Wed | Feb 8, 2023

Malahoo Forte raps JAMBAR head for rejecting bail as crime-fighting tool

Published:Friday | December 9, 2022 | 1:02 AM
Marlene Malahoo Forte, minister of legal and constitutional affairs.
Marlene Malahoo Forte, minister of legal and constitutional affairs.

Minister of Legal and Constitutional Affairs Marlene Malahoo Forte schooled Jamaican Bar Association (JAMBAR) President Alexander Williams in case law when she dismissed as incorrect an assertion by him that bail must not be used as a crime-fighting tool.

Debating the new Bail Act 2022, which is being examined by a joint select committee of Parliament, Williams said there are different tools available to the executive and that the police must operate in tandem with the Constitution.

“This committee and Parliament, in approaching the issue of bail, must not in a broad sense approach it as one of those tools you use to fight crime. You must fight crime given the fundamental rights and freedoms that we have for good reason and adjust our crime fighting accordingly,” the senior attorney told committee members.

However, labelling Williams’ remarks as “quite a headline statement”, Malahoo Forte shredded the lawyer’s assertions by referencing case law in the matter of Hurnam and the State.

The Cabinet minister argued that the Privy Council noted five grounds for refusing and using bail.

Discussing the ruling, Malahoo Forte said that the Privy Council indicated that bail may be used to achieve certain goals, including the risk of the defendant absconding, the risk of the defendant interfering with the course of justice, preventing crime, preserving public order, and the necessity of detention to protect the defendant.

“So not my words, but what our highest court has pronounced and the prevention of crime actually exists in the jurisdiction where it is part of our law that where there are grounds to believe that a defendant, if released on bail, would commit an offence, then that person can properly be remanded,” she said.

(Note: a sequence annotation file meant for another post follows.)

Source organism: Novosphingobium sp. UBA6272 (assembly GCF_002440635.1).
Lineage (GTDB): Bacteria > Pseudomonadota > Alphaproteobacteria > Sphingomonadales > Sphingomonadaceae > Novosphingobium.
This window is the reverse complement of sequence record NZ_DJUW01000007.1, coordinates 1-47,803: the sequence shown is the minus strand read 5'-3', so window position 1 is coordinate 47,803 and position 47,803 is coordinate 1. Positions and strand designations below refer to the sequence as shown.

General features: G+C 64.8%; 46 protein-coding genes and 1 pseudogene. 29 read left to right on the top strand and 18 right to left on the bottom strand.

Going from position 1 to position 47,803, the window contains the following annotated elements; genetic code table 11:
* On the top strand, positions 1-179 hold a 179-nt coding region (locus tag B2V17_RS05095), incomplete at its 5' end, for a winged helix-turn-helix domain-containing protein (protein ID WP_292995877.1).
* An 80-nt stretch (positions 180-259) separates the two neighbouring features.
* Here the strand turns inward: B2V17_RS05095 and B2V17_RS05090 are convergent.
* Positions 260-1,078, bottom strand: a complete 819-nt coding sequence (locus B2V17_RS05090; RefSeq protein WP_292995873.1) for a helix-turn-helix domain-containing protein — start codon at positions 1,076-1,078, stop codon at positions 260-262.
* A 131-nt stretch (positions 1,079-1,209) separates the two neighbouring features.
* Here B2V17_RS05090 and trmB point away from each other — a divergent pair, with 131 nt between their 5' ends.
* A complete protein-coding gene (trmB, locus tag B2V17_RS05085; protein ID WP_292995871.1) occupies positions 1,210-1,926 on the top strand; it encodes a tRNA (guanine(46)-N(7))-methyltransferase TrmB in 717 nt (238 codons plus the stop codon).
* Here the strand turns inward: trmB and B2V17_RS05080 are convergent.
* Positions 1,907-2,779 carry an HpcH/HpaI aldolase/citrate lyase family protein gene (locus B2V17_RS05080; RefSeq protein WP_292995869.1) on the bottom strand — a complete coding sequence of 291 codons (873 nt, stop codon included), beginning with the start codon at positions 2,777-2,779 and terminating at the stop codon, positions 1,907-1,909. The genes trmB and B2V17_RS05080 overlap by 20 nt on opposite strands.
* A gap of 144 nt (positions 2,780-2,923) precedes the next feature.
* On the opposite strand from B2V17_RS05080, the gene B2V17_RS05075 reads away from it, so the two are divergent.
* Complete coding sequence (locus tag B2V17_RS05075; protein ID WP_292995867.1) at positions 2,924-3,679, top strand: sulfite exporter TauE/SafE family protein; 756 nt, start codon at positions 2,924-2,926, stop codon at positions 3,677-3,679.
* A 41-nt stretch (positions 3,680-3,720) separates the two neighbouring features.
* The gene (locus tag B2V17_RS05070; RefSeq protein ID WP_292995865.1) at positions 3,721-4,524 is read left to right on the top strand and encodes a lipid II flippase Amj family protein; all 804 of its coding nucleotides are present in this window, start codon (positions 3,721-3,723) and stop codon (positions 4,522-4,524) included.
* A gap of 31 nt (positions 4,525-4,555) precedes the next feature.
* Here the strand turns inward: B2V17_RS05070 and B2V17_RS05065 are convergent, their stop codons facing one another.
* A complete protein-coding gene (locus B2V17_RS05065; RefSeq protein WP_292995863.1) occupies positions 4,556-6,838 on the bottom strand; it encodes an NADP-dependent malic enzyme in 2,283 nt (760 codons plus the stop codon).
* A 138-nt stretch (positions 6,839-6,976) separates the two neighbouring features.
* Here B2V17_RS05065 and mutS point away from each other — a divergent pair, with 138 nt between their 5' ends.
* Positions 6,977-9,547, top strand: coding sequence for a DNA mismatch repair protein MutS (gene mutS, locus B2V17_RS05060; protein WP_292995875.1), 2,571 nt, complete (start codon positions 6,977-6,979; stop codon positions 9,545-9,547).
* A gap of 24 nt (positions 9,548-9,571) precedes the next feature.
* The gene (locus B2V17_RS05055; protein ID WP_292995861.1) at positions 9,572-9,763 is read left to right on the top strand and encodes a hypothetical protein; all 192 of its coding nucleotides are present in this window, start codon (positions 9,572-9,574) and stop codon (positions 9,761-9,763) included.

The minister of legal and constitutional affairs said that “as populist as that statement is, it is not accurate in law in the Jamaican jurisprudence”.

“We have to take great care in ensuring that our statements are correct in law,” she insisted.

Williams said that he suspects that the mischief being addressed by the proposed law is to assist the police in detecting, investigating, and preparing cases for court.

He argued that those issues would not be addressed by “tinkering with bail provisions”.

“... Even if we are to pass this bail bill as is currently before us, you will still have the problems with the police detecting, investigating, putting cases in a proper order for it to come before the courts,” the JAMBAR president said.

The provision of bail, like other constitutional rights exists, said Williams, noting that whatever tools are used for crime fighting must exist and operate against that background.

Senator Natalie Campbell-Rodriques asked Williams to share with the committee JAMBAR’s recommendations to help stem high crime.

Williams said that the security forces should use cordons and searches, surveillance, and arrest without detention in certain circumstances subject to habeas corpus and other provisions available in law.

Habeas corpus is recourse through which a person can request to be brought before the court for determination of the lawfulness of his or her detention.